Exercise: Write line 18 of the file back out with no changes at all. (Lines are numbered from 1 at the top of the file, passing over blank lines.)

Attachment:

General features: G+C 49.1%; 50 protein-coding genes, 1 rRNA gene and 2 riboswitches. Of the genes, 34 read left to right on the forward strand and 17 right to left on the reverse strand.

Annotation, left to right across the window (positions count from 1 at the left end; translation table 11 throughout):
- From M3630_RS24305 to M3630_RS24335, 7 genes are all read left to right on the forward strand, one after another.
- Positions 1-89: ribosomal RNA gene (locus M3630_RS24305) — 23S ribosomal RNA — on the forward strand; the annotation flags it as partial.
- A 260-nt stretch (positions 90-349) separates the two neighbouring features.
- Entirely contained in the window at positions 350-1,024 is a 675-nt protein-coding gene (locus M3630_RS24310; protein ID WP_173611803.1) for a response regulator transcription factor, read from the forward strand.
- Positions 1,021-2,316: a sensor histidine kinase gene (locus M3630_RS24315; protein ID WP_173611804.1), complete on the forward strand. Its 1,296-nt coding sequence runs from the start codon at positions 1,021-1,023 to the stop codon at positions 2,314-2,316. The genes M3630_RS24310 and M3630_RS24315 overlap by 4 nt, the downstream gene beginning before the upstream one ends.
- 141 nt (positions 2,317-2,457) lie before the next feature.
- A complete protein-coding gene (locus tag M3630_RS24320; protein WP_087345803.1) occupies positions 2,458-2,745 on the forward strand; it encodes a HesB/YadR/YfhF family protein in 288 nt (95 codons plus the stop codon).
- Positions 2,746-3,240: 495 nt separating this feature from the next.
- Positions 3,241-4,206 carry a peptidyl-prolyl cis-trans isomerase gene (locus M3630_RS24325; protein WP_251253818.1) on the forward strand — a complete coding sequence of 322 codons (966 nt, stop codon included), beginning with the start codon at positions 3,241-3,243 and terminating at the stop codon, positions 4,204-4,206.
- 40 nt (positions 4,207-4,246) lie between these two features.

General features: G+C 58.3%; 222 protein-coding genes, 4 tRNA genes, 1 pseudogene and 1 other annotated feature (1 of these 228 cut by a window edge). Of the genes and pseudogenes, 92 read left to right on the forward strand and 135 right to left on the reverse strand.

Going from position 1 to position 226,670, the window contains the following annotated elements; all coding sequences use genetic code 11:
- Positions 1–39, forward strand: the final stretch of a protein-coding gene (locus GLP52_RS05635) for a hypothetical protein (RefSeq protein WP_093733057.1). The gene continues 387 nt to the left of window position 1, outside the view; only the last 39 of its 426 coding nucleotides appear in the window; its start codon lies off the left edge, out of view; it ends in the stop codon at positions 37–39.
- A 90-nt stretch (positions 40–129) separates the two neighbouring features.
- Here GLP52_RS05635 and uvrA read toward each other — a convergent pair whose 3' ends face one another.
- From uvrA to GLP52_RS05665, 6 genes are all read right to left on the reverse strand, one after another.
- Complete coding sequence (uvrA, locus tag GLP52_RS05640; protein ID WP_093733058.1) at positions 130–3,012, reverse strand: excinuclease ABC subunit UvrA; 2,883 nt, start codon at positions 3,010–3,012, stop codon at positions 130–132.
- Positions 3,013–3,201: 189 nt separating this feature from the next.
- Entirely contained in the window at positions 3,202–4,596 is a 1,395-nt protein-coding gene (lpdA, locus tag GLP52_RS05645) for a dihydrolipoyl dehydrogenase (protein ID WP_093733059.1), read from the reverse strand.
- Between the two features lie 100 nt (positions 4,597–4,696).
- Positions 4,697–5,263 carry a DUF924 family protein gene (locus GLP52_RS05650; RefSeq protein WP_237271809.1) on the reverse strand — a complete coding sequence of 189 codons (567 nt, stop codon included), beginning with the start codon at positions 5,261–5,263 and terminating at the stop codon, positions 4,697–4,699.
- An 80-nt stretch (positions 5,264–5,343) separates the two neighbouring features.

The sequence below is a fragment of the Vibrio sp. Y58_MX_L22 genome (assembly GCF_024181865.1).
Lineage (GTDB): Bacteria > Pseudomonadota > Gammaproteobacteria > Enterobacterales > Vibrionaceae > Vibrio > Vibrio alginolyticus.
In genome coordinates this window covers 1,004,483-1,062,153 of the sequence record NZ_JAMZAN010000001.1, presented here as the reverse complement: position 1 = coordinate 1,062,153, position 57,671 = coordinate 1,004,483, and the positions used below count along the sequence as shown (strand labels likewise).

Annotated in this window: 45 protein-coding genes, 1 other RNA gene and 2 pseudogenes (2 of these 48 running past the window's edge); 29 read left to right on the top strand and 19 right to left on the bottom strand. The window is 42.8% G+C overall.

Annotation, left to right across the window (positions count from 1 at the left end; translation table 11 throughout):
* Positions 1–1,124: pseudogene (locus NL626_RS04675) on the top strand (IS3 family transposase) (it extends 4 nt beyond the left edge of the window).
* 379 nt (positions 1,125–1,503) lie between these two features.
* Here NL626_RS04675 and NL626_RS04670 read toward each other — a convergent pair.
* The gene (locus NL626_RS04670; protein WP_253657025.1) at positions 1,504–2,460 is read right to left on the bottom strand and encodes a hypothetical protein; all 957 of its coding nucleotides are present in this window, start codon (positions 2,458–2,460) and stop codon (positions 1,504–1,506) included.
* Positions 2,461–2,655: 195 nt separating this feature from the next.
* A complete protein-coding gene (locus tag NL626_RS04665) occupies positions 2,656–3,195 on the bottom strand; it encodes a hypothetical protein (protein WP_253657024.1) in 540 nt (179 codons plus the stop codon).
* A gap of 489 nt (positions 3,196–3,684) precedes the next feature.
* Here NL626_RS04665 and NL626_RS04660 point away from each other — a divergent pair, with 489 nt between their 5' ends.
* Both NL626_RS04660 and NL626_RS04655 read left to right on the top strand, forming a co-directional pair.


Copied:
- From uvrA to GLP52_RS05665, 6 genes are all read right to left on the reverse strand, one after another.